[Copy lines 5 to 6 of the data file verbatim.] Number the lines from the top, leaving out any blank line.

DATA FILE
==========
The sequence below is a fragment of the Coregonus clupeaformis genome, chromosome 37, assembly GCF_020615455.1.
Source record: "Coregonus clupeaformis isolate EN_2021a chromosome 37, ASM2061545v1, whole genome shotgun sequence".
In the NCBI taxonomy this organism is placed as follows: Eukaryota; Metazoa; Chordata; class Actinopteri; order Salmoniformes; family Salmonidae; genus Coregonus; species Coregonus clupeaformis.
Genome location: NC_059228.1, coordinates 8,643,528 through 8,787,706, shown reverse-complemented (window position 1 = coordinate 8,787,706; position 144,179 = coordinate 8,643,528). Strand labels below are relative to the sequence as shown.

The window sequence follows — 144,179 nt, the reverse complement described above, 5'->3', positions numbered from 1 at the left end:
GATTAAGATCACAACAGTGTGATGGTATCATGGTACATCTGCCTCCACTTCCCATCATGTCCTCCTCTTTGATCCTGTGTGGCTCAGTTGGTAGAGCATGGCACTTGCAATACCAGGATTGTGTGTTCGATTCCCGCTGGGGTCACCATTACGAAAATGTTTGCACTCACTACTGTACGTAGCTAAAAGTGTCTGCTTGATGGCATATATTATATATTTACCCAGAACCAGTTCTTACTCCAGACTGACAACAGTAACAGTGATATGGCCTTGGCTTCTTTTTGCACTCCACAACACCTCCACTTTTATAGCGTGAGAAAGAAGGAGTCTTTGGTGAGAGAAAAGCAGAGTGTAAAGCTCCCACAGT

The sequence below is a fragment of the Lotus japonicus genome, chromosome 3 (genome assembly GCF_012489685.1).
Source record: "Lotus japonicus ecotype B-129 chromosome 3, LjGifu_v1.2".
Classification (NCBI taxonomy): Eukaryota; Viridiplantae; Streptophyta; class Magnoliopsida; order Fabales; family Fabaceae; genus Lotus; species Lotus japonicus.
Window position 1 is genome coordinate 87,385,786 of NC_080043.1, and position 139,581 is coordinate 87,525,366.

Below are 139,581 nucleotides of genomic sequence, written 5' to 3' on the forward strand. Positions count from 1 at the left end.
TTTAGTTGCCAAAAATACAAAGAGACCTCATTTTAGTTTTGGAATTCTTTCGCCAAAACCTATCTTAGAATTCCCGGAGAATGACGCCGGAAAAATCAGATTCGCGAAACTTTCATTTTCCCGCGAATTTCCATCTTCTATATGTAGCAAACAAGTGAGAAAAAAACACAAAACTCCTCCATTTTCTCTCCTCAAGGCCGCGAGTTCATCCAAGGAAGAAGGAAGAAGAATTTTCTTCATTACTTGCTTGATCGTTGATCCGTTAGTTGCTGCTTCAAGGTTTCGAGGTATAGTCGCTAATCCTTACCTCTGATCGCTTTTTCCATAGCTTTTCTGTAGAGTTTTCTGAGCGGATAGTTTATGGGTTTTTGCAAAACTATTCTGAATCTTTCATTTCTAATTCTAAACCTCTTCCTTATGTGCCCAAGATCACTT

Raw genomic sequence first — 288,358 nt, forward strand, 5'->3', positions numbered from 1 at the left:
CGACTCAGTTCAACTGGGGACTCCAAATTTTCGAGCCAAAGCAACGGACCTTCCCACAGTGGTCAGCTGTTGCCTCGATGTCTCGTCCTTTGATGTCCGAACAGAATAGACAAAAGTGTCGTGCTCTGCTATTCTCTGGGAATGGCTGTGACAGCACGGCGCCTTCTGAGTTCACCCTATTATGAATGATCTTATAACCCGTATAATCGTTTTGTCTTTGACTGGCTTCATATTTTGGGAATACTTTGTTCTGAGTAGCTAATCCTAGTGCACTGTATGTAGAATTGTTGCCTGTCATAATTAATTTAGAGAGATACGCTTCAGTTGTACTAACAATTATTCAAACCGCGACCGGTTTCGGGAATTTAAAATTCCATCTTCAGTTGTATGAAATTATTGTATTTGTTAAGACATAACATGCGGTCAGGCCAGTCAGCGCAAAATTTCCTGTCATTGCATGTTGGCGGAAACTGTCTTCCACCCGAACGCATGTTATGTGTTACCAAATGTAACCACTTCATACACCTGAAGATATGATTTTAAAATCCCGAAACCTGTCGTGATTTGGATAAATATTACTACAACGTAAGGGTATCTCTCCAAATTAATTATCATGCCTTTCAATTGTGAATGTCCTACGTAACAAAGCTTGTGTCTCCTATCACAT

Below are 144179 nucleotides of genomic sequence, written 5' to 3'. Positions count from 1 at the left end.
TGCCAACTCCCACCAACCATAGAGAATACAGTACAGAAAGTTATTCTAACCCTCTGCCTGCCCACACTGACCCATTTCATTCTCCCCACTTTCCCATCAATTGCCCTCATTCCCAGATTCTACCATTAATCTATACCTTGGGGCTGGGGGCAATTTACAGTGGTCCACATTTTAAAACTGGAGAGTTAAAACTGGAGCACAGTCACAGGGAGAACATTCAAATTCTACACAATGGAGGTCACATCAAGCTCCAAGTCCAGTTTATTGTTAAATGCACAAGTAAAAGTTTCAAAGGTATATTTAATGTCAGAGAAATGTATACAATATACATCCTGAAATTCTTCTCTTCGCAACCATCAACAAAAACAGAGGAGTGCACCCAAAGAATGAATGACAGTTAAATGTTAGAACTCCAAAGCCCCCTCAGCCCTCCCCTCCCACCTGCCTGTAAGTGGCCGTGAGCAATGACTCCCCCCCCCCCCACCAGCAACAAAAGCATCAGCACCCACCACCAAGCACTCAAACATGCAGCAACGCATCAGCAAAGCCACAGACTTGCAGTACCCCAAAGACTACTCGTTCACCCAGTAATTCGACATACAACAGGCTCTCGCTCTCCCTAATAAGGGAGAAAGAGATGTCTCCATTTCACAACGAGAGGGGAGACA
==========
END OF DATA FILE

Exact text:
The window sequence follows — 144,179 nt, the reverse complement described above, 5'->3', positions numbered from 1 at the left end:
GATTAAGATCACAACAGTGTGATGGTATCATGGTACATCTGCCTCCACTTCCCATCATGTCCTCCTCTTTGATCCTGTGTGGCTCAGTTGGTAGAGCATGGCACTTGCAATACCAGGATTGTGTGTTCGATTCCCGCTGGGGTCACCATTACGAAAATGTTTGCACTCACTACTGTACGTAGCTAAAAGTGTCTGCTTGATGGCATATATTATATATTTACCCAGAACCAGTTCTTACTCCAGACTGACAACAGTAACAGTGATATGGCCTTGGCTTCTTTTTGCACTCCACAACACCTCCACTTTTATAGCGTGAGAAAGAAGGAGTCTTTGGTGAGAGAAAAGCAGAGTGTAAAGCTCCCACAGT